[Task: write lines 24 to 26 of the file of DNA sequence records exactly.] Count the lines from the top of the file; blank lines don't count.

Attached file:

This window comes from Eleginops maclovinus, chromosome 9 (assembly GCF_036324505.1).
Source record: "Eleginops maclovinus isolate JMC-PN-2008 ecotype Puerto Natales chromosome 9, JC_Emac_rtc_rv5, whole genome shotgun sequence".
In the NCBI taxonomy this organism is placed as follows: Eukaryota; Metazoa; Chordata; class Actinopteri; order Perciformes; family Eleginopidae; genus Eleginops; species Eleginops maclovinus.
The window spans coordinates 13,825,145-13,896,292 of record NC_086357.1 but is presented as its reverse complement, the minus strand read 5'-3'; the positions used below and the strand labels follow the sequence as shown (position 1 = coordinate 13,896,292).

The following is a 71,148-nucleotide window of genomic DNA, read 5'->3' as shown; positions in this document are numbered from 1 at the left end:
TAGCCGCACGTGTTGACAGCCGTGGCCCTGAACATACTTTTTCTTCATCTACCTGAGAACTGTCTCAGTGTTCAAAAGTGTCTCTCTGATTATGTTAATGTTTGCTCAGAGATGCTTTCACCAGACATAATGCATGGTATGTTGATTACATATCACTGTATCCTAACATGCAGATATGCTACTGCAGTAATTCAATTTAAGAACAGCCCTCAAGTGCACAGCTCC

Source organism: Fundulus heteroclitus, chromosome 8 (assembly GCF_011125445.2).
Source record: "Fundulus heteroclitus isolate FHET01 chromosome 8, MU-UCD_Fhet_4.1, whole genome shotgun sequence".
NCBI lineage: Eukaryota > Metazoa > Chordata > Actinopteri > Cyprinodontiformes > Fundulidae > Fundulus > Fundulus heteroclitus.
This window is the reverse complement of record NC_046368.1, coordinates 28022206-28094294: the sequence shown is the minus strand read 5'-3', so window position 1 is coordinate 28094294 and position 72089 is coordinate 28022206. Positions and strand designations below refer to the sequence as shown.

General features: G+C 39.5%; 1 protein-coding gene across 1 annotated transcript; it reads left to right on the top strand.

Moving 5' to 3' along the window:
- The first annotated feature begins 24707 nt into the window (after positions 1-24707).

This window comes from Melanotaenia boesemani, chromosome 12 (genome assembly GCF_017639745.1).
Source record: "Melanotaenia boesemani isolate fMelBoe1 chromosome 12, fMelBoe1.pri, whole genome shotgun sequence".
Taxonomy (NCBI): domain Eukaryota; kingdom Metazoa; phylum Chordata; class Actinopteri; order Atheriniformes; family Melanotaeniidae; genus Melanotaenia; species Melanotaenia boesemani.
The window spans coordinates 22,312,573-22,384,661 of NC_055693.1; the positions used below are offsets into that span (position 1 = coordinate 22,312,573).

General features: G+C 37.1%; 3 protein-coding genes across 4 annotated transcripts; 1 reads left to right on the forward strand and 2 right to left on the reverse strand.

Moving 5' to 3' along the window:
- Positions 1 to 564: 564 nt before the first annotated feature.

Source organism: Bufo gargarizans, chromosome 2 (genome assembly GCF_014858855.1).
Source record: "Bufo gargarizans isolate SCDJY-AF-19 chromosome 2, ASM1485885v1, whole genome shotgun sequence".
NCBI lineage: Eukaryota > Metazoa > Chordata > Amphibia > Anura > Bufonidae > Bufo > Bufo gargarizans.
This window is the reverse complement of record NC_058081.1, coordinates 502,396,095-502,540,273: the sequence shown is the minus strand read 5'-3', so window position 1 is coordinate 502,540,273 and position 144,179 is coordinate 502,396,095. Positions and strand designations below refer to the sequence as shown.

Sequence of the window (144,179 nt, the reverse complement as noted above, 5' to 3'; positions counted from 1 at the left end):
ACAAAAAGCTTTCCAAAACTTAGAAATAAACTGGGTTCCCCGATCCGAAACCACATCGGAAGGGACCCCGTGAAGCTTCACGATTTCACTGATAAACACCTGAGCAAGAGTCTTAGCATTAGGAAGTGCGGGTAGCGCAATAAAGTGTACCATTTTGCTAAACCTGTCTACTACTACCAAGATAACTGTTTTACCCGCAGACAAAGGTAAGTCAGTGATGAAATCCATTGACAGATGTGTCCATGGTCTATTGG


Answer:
This window is the reverse complement of record NC_058081.1, coordinates 502,396,095-502,540,273: the sequence shown is the minus strand read 5'-3', so window position 1 is coordinate 502,540,273 and position 144,179 is coordinate 502,396,095. Positions and strand designations below refer to the sequence as shown.

Sequence of the window (144,179 nt, the reverse complement as noted above, 5' to 3'; positions counted from 1 at the left end):
ACAAAAAGCTTTCCAAAACTTAGAAATAAACTGGGTTCCCCGATCCGAAACCACATCGGAAGGGACCCCGTGAAGCTTCACGATTTCACTGATAAACACCTGAGCAAGAGTCTTAGCATTAGGAAGTGCGGGTAGCGCAATAAAGTGTACCATTTTGCTAAACCTGTCTACTACTACCAAGATAACTGTTTTACCCGCAGACAAAGGTAAGTCAGTGATGAAATCCATTGACAGATGTGTCCATGGTCTATTGG